A major example of a typical model presented in the late 1990s has been the plumber-electrician Xu Hu (徐虎). It could have been a coincidence, but Xu hailed from Shanghai, just like Jiang Zemin, and this may have influenced the decision to turn him into a model. Xu’s claim to fame basically derived from his diligent and hard work in alleviating the bane of Shanghai life: blocked-up toilets. He did this not only during working hours, but more importantly also in his time off. Xu’s elevation to model status is very much in line with the official acknowledgement that there still exists a need these days for "ordinary workers who like and respect their jobs and who are hard-working and competent", although these "new times" of modernization and reform also call for "brilliant company directors, managers, specialists and intellectuals".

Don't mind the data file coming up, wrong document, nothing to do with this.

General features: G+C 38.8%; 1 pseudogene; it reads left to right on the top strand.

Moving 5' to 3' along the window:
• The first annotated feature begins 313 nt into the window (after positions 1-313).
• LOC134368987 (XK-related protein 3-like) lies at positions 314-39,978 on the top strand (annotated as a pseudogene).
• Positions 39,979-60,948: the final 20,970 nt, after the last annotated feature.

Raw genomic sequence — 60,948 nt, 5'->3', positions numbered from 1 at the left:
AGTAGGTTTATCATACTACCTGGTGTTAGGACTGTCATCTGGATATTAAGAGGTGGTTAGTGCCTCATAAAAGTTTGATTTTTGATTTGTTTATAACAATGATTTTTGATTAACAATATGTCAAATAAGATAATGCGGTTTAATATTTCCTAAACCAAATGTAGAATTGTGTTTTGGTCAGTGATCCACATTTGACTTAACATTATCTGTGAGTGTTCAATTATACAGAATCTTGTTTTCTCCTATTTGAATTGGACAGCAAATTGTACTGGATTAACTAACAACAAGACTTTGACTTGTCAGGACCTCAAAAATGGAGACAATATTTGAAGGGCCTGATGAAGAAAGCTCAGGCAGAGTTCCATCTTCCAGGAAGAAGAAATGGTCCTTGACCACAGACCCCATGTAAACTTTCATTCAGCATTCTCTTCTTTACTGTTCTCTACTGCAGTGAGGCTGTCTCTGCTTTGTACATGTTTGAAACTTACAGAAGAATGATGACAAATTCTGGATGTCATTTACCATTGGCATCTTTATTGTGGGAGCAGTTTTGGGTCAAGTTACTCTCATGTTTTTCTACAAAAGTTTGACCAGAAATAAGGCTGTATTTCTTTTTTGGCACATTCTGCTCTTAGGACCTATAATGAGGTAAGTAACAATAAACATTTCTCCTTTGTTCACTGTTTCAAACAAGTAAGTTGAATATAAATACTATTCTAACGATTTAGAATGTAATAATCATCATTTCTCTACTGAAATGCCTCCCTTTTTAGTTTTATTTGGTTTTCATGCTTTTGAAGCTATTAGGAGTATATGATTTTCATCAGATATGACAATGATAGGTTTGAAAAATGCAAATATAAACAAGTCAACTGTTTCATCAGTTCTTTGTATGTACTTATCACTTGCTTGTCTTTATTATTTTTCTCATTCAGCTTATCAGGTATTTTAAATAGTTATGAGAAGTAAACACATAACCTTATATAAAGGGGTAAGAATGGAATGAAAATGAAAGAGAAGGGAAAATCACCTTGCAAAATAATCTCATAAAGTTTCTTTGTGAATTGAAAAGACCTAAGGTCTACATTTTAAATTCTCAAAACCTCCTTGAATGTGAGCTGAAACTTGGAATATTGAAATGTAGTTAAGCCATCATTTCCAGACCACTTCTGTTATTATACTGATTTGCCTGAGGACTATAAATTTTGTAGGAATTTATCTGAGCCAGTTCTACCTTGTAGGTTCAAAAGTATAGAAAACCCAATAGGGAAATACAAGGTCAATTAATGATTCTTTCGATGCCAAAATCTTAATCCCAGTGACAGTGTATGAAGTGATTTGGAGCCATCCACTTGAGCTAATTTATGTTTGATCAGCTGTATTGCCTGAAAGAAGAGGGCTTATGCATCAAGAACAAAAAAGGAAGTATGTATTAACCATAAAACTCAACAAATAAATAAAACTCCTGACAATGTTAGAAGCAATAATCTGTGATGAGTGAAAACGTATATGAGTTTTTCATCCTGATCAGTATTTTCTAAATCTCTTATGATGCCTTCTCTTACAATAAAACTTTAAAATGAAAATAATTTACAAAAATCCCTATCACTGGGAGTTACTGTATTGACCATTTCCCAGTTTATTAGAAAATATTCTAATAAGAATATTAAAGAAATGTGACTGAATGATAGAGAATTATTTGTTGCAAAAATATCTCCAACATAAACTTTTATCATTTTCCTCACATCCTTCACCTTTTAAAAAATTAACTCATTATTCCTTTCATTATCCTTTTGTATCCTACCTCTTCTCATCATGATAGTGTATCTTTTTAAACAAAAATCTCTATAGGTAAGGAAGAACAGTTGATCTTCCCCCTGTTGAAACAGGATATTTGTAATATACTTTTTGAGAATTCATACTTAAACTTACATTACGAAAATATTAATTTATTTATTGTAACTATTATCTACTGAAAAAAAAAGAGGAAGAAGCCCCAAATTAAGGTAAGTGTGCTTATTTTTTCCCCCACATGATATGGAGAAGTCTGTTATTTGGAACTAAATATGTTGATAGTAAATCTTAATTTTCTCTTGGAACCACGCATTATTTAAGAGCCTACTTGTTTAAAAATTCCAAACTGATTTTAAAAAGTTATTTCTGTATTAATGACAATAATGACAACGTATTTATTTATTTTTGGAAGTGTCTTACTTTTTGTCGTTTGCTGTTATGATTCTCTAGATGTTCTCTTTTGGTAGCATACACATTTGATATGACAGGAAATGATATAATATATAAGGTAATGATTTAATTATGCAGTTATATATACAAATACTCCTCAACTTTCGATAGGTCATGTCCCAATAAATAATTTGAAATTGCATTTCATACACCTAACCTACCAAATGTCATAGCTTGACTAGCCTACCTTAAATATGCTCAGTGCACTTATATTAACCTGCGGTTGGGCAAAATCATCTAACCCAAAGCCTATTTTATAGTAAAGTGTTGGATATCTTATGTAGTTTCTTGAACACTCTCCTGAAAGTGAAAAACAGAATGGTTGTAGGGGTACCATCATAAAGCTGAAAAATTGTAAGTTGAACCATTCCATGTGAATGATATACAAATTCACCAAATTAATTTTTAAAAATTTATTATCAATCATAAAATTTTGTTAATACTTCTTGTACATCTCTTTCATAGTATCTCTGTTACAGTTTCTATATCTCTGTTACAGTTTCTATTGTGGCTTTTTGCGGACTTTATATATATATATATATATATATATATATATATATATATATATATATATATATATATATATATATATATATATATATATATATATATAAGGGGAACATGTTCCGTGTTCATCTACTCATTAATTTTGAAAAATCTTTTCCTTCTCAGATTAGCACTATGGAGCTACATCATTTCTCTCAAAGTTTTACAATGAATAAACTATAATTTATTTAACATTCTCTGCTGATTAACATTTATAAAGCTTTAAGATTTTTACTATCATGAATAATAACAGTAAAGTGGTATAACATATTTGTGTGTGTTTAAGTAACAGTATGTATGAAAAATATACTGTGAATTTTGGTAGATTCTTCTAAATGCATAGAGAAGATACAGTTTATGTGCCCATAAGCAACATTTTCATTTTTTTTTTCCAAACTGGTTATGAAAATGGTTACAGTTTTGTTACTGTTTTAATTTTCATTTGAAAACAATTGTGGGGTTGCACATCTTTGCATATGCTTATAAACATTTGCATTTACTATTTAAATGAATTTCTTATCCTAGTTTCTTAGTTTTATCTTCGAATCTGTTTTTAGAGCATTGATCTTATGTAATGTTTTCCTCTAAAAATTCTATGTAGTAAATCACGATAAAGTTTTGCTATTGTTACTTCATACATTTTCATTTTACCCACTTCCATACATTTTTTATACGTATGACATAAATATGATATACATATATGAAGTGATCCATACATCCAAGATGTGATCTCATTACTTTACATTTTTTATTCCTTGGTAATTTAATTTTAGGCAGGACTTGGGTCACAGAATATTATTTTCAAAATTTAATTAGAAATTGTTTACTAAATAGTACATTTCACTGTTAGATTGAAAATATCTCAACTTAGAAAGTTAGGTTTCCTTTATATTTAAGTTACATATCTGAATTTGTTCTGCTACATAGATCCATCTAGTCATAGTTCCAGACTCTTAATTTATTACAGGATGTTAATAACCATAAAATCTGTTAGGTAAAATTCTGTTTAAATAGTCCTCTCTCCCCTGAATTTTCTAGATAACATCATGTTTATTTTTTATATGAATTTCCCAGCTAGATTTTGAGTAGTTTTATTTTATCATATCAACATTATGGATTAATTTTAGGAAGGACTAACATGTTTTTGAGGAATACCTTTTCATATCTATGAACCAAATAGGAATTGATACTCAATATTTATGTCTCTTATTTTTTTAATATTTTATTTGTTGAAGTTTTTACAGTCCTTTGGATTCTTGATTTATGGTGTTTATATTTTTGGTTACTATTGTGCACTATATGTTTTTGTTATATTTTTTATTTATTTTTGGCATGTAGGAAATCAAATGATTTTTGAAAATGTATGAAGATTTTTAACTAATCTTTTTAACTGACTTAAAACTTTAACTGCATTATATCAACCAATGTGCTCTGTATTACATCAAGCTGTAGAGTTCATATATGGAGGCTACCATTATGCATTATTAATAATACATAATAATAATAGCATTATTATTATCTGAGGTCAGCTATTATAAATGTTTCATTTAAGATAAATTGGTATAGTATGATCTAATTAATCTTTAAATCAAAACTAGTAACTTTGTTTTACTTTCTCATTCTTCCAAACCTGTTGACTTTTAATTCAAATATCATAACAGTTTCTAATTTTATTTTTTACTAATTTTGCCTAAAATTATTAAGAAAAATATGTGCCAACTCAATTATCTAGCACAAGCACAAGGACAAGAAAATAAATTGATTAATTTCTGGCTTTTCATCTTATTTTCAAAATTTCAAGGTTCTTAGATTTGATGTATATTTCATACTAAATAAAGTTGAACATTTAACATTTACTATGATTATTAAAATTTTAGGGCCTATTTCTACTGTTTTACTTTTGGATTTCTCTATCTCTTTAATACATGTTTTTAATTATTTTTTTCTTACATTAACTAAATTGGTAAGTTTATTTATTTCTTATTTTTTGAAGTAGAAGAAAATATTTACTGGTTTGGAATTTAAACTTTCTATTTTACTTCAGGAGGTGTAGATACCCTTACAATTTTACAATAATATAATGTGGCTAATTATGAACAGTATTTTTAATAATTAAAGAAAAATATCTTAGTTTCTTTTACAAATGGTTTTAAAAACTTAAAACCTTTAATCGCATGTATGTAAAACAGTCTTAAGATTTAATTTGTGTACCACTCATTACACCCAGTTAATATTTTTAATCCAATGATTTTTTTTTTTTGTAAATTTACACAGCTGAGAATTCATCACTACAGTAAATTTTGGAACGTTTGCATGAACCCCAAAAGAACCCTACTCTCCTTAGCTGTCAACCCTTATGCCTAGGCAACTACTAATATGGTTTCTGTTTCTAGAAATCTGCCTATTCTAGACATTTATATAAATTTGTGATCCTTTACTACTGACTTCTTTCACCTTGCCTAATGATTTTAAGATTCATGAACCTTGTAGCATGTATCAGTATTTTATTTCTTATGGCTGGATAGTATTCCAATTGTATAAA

Xu’s service to the people has been publicized in a rather low-key emulation campaign, which made him a local and national celebrity in 1996-1997. At one point, his otherwise completely uninteresting life was even turned into a stage play, entitled "Master Plumber Xu Hu".
Michel Bonnin, "When the Saints Come Marching Back", China Perspectives No. 5 (May-June 1996)
Shao Wu et al. (eds), 共和国群英谱 [Gongheguo qunyingpu - Register of heroes of the Republic] (Beijing: Zhongguo shaonian ertong chubanshe, 2003)
Zhang Qian, "Heroes for all times", Shanghai Star (28 June 2001)